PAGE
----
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Queen without a Country

Rachel Bard

Among the least-known European queens, Berengaria of Navarre may head the roster. Few have heard of this twelfth-century princess who left her native land in 1191 never to return. Though she was wed to Richard the Lionhearted, greatest hero of the age, she never saw the England over which her husband reigned. She is mentioned but never extolled in the English history books (since she produced no heir to the throne) and receives no more than a cursory note in those of her native land. In some ways, her life marked the end of an era. With her generation, the long line of Basque kings of Navarre descended from Iсigo Arista ceased. Berengaria's brother, Sancho VII el Fuerte, died without an heir in 1234. Yet this unsung heroine was able, in the face of daunting odds, to achieve independence after the death of Richard in 1199. She stood up to unfriendly King John of England and the mercurial Philip Augustus of France; enlisted the aid of two powerful Popes; earned the respect of the entire city of Le Mans; and left one durable and visible legacy, the abbey of Epau that she founded just before her death. Though Berengaria's "liberation" was not of her own choosing, she serves very well as an early example of a determined woman who made her way in a man's world. She might also be seen as an embodiment of the traditional Basque virtues of tenacity, self-respect, and probity. But aside from recognizing such admirable qualities, there is historical value in bringing Berengaria out from the shadow of her famous husband and her equally famous mother-in-law, Eleanor of Aquitaine--who dominated the twelfth and early thirteenth centuries leaving little room on the stage for less flamboyant women. After seven centuries of oblivion, the verifiable facts are few, but as far as we know, this is Berengaria's story.

The Young Princess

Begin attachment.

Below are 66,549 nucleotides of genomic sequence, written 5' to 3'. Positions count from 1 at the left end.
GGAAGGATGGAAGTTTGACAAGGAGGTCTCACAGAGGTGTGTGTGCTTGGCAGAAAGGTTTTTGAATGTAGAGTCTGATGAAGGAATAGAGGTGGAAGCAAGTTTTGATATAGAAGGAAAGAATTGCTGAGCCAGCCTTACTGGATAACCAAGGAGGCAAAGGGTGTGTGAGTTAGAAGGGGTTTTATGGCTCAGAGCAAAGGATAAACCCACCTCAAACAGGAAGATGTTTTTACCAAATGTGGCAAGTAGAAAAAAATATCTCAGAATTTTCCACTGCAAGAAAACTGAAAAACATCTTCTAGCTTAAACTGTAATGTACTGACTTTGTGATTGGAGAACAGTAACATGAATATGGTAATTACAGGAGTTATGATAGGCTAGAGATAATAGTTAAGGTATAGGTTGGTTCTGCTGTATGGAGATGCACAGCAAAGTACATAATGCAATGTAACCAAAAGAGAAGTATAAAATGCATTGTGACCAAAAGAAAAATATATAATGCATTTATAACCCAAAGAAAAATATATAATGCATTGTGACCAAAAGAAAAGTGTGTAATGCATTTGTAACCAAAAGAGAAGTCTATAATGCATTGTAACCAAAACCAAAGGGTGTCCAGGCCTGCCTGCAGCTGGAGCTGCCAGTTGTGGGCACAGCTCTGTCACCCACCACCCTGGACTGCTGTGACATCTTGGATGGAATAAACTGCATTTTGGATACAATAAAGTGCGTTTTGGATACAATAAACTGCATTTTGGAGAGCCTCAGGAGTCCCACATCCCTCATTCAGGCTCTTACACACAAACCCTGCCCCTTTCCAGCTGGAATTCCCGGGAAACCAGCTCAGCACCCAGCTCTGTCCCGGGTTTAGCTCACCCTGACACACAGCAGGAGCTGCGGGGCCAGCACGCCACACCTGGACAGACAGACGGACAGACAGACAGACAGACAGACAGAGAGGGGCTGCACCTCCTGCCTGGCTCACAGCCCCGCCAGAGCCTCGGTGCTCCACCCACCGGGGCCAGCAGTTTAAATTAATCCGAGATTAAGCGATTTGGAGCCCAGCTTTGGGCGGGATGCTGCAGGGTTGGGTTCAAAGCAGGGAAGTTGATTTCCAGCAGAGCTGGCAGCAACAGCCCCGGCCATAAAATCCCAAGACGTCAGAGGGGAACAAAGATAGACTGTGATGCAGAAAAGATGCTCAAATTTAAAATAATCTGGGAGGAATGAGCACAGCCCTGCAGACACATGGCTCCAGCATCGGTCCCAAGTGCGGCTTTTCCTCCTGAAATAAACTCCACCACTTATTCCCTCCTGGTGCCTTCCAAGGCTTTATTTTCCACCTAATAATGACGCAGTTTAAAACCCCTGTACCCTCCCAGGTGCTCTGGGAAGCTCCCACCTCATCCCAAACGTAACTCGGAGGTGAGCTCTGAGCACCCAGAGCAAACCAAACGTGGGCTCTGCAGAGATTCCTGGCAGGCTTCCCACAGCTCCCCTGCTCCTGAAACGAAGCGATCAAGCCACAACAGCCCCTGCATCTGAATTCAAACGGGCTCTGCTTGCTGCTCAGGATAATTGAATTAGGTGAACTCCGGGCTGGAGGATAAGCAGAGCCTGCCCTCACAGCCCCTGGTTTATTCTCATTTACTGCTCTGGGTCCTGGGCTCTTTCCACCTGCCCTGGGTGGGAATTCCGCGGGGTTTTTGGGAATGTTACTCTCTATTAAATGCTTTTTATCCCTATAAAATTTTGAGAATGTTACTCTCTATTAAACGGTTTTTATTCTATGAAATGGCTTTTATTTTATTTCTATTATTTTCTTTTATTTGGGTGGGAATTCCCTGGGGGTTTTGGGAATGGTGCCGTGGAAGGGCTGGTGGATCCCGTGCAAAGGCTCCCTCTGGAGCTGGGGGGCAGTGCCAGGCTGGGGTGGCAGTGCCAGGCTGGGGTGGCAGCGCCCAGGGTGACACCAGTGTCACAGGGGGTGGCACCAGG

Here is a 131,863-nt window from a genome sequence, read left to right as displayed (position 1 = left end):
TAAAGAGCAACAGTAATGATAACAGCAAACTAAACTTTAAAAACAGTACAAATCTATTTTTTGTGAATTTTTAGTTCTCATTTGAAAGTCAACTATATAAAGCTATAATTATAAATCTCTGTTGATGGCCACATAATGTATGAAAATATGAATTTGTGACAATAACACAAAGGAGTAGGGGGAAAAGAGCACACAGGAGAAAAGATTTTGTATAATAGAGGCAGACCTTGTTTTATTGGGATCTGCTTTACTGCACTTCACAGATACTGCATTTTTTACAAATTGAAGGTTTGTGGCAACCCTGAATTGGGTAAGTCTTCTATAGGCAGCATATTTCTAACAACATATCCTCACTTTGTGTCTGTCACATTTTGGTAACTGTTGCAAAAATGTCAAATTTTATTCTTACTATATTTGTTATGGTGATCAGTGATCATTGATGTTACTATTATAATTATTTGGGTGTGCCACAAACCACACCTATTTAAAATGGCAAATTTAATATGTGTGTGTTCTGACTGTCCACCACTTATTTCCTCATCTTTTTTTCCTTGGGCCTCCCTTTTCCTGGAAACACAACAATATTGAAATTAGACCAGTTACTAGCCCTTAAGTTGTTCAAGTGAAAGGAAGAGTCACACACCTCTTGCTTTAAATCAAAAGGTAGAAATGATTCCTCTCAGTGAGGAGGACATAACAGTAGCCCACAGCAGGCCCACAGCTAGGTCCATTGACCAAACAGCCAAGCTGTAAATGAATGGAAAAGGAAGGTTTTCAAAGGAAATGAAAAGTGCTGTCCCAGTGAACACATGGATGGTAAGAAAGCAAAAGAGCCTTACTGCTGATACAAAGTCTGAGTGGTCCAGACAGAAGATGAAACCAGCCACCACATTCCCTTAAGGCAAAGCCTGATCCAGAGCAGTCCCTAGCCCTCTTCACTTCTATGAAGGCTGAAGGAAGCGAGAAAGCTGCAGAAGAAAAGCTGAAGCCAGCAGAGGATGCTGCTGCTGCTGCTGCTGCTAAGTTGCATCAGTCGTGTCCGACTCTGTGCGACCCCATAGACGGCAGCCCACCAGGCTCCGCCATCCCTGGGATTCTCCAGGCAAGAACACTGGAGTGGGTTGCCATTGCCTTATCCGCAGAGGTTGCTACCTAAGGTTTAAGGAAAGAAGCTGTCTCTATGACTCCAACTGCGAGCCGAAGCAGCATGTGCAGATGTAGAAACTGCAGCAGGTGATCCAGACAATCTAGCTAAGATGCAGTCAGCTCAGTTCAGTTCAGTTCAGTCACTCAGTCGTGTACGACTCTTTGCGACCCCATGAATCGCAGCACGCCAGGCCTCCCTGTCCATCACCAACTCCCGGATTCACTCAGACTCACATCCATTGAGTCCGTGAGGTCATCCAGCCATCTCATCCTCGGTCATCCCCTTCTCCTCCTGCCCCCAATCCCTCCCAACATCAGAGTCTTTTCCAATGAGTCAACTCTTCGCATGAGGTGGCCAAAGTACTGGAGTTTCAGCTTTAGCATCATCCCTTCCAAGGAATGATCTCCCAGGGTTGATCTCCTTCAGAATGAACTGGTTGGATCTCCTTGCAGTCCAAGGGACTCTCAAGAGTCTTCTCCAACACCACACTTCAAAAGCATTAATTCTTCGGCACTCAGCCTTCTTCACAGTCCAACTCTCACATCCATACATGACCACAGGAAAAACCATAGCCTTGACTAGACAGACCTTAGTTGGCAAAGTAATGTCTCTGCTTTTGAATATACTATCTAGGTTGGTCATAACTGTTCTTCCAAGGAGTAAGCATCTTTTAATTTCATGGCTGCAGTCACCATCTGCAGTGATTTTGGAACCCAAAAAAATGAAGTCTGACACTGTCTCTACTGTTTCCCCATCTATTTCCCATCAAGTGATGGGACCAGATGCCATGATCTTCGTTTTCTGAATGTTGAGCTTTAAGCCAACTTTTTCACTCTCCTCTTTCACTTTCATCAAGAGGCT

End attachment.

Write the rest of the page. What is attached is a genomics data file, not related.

Berengaria was born about 1165, one of the five children of Sancho VI of Navarre and his queen Sancha. Her childhood coincided with a relatively peaceful era for Navarre. Her father, whose appellation "The Wise" may have been due as much to his prudent management of his kingdom as to his respect for learning, kept his enemies at bay and left Navarre considerably larger, more stable, and more influential than he found it. While his neighbouring monarchs did battle with the Muslims, he stayed at home and guarded his borders against inroads by Castile and Aragon. Berengaria had leisure and encouragement to learn to read and write and to appreciate poetry and music, especially the works of the Provenзal troubadours. The royal family divided its time between Estella and Pamplona, though royal palaces were not built in either city until late in the twelfth century. Enter the young Richard, possibly when Berengaria was only ten or eleven. He came to visit her brother Sancho and to take part in a tournament in Pamplona in the 1170s. Richard was the second son of Henry II, count of Anjou and king of England, and Eleanor, duchess of Aquitaine. He was his mother's favorite but his elder brother Henry was heir to the throne. However, Richard was slated to become duke of Aquitaine and was already count of Poitou. He was a notable jouster and poet in the troubadour tradition. It would make a pretty story to recount that the young prince and princess fell in love at first sight, and in fact some of the medieval chroniclers maintain that this happened--and that Richard addressed a few passionate lines of poetry to Berengaria while in Navarre. But in all likelihood they regarded each other with polite indifference; Berengaria was too young, and Richard was more interested in horsemanship, hunting, and mock battles than romance. Only some fifteen years later was the subject of marriage between the two broached by Eleanor. She favored it for political reasons. Richard's father and brother had recently died and he had been crowned king of England in 1189. Almost immediately he set off on a Cade, leaving royal responsibilities to his mother. Eleanor was concerned about the far-flung Anglo-French kingdom's many unprotected borders, especially in France. She saw how useful a strong ally to the South would be: ideally, a country with a common border with Aquitaine, such as Navarre. She was acquainted with Sancho VI of Navarre, having come to know him on various occasions when European monarchs gathered to adjudicate disputes or celebrate amity. She herself had entertained him in 1172 at a reception at Limoges. Astute and quick to act, she traveled to Pamplona to arrange the marriage. By now Berengaria was twenty-four, and no suitable fiancй had come forward from the eligible royalty of the Iberian Peninsula. Sancho and Sancha probably thought this a lucky chance for their daughter. We do not know what Berengaria thought. We only know that soon after Eleanor's arrival the two women began their travels across the Pyrenees and through France, intending to rendezvous with Richard before he set sail. What kind of maiden was this who said goodbye to loving parents and familiar surroundings to accompany an imperious stranger on a journey of hundreds of miles to marry a man she hardly knew? For one thing, she was a dutiful daughter to her royal parents, aware of the diplomatic value of this marriage. An alliance with such powerful monarchs as Henry and Eleanor was most desirable. For another, it must have been exciting to contemplate sharing the life of adventure and derring-do that such a one as Richard was sure to lead. Beyond that we are told that Berengaria was "elegant and prudent," by Ambroise, a Norman minstrel--one of only two chroniclers who ever saw her (It was only later writers who never saw her who called her "ravishingly beautiful" and "fairest in the land." They knew their public would be pleased with the tale of a noble prince wedding a fairy-tale princess.)